Capitol riots a chapter in US' legacy of violence
I don't need to tell you what happened at the US Capitol last week.
Videos and pictures do a good enough job of that. We all saw the angry crowds massing in support of US President Donald Trump in Washington, DC. We saw them break into the halls of Congress to overturn the certification of last November's election, and we saw them ransacking offices to their hearts' content. Though five were killed in the melee, we also saw most of them getting politely escorted out by Capitol Police.
That lax level of security was a far cry from the militarized phalanxes present during the Black Lives Matter protests in the city last summer, raising a heap of questions about why one of the most secure buildings in the world was supposedly taken by surprise. Since the details of this were in the planning for months, these questions are well worth asking. For my part, it isn't too difficult to connect the dots — especially after it was revealed how many of the rioters were off-duty police and military.
Nonetheless, many breathed a sigh of relief when the vandals were vacated. No doubt some will consider the inauguration of Joe Biden on Jan 20 the end of a protracted national crisis.
But that's a dangerously simple outlook. This didn't begin with Trump, and it won't end with him either. Too easily we forget the US is a country built on slavery, with land forcibly taken from indigenous populations. The first draft of the US Constitution —right below high-minded passages about "a more perfect union" — deemed Africans property, three-fifths of a whole human being. That's not a legacy that can be shaken off easily, and near-impossible when so many in power deny its significance.
This might seem an odd tangent, but what happened on Capitol Hill makes broader context even more essential. After a traumatic moment like this, there's an understandable desire to return to normalcy — but that's a risky thing to do. Any doctor will tell you it's pointless to treat symptoms without curing the underlying condition.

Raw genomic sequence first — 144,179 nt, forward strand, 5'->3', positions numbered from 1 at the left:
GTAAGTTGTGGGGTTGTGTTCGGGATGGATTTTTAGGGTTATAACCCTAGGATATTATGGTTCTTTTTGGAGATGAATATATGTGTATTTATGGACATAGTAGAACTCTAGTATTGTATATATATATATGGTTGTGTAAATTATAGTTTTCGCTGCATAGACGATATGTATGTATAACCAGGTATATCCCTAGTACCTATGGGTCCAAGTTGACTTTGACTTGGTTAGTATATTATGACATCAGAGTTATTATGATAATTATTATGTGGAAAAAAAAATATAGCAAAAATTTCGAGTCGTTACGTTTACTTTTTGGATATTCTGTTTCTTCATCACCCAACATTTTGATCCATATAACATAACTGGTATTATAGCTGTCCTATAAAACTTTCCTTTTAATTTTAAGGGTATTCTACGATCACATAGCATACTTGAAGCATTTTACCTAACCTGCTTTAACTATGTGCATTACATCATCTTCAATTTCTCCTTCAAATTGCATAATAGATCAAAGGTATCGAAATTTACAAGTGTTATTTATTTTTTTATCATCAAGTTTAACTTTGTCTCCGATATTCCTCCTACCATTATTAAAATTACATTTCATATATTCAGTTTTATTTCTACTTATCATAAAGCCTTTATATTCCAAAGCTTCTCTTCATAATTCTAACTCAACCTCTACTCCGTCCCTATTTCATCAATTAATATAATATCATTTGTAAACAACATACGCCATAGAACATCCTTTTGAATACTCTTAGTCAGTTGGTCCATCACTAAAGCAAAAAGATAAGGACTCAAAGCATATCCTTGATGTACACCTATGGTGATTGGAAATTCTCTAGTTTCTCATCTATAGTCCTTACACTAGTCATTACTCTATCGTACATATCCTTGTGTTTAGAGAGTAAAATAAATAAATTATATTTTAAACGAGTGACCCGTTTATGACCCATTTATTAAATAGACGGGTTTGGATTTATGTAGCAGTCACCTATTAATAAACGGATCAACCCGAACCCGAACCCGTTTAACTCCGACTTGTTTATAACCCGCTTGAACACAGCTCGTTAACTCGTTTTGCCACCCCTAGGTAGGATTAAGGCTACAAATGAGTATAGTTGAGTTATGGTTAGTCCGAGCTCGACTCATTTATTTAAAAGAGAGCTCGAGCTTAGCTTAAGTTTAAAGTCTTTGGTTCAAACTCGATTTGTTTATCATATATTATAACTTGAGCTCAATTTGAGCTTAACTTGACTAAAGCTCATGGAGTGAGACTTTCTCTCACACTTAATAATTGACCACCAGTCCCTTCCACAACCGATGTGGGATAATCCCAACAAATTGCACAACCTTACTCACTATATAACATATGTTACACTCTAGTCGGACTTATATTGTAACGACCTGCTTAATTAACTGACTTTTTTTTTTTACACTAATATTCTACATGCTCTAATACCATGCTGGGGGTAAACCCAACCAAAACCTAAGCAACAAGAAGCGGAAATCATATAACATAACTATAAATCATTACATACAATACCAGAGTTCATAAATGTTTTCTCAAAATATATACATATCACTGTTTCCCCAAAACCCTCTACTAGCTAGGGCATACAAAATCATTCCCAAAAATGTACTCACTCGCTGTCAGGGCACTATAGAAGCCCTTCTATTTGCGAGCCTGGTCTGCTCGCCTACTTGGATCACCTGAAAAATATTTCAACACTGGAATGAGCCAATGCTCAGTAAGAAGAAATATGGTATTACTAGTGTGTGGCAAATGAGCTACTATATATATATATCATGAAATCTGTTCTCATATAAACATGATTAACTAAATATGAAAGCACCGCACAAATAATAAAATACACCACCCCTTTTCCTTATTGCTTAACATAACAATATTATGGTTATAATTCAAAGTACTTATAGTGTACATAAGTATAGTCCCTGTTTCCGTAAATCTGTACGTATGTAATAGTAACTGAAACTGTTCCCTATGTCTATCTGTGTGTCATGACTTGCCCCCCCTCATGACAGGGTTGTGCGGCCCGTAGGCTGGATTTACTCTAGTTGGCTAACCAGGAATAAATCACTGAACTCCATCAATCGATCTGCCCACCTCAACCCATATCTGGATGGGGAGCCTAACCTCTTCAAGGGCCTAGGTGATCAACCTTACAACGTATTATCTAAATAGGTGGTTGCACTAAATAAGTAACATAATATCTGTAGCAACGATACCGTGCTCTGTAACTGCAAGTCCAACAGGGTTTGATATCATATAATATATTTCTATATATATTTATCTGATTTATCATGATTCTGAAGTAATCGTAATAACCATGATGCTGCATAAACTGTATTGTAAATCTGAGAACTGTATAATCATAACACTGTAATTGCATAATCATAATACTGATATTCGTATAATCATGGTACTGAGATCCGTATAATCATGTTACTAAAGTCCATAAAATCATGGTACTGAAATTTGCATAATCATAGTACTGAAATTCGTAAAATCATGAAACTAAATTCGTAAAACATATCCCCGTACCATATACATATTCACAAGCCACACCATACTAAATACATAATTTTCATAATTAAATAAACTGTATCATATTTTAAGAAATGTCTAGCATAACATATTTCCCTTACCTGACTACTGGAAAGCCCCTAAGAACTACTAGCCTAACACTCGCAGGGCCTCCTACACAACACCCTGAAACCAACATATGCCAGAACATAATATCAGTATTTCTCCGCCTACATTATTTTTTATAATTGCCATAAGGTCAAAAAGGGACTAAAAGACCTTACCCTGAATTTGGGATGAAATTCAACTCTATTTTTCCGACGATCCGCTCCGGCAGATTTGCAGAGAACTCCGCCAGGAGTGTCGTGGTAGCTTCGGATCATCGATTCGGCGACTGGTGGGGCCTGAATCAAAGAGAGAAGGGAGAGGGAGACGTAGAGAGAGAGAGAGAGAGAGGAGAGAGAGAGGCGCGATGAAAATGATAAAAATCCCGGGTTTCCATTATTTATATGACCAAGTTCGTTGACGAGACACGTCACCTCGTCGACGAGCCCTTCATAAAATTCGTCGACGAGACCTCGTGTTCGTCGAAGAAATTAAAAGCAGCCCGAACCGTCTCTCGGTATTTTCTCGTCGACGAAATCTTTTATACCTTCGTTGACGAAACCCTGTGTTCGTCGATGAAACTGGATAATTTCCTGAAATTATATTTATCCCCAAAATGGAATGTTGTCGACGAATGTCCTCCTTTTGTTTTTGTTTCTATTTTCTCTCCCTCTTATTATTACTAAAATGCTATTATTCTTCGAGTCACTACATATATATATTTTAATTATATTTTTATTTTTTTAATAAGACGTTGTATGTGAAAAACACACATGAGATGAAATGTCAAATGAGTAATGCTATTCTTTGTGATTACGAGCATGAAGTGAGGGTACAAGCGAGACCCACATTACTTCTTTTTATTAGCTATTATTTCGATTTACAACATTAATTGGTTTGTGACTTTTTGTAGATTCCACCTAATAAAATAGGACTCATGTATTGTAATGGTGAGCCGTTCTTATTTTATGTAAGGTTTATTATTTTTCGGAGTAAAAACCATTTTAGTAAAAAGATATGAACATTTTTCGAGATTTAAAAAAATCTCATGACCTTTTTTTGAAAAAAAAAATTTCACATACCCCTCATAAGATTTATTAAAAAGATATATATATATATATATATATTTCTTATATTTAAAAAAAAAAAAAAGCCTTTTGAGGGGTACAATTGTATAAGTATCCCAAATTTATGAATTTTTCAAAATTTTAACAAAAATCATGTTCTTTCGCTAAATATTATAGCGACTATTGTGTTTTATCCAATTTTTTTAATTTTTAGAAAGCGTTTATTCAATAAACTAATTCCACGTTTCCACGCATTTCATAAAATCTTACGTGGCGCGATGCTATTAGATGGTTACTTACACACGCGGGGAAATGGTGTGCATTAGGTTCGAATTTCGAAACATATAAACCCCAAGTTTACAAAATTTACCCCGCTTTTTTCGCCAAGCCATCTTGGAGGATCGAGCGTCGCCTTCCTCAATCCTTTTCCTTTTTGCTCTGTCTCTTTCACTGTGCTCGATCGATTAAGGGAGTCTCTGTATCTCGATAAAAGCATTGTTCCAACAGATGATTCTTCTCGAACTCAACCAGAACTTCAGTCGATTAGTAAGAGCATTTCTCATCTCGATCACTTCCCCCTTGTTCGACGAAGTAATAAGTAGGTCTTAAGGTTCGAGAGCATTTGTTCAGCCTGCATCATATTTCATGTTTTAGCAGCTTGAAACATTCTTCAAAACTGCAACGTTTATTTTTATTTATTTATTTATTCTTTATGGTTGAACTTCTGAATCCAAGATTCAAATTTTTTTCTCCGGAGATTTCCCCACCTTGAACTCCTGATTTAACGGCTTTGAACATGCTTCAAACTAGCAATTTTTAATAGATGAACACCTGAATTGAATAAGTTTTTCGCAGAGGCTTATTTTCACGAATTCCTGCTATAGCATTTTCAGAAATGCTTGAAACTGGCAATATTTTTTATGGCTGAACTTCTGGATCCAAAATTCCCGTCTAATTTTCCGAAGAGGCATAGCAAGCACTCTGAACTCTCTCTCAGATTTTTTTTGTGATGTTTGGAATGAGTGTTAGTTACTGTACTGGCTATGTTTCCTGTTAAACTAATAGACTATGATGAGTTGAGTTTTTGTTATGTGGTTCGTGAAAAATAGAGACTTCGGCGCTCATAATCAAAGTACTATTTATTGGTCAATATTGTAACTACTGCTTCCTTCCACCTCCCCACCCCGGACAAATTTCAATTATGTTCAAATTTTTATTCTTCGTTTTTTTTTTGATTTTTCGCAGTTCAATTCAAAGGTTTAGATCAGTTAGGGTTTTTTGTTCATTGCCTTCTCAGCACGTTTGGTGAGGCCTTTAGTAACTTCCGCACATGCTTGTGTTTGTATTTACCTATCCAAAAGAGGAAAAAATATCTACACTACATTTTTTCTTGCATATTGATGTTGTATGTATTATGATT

I'm tired of the oft-repeated refrain of "this is not who we are" from Americans in denial of their own country's history. The hordes who attacked Congress are the people who jeered students attending integrated schools. They're the people who formed lynch mobs. MAGA and QAnon are just the John Birchers and Klansmen of yesteryear. Make no mistake: This is an old, abiding hatred with a fresh coat of paint.
But I also want to correct another irritating myth that's been making the rounds. For too long the US media has portrayed Trump's most militant and unhinged advocates as members of an aggrieved working class, or rural people "left behind" by globalization. While there are certainly pockets of support in those communities, the data shows by and large they opt out of elections completely — and after multiple administrations and little material benefit to show for it, who would be shocked?
No, the majority of Trump's base is financially comfortable enough to care about the phony culture war propagated on news outlets and social platforms; they could, after all, take time off to come to Washington, book hotel rooms and deck themselves out in high-priced weaponry and tactical gear. Safe to say someone working low-paying jobs with no benefits — now risking their lives every time they leave the house, thanks to the US' criminally negligent pandemic response — has more important things to worry about.
So while Trump's base has, for the most part, a greater degree of security than the wage laborers they look down on, it's still not the ironclad stability the truly powerful enjoy. They make enough to feel invested in the system through property ownership and some expensive baubles, but not where they have any say in their own futures. Due to this "in-between" status, they identify strongly with their exploiters while blaming those below for hampering their success.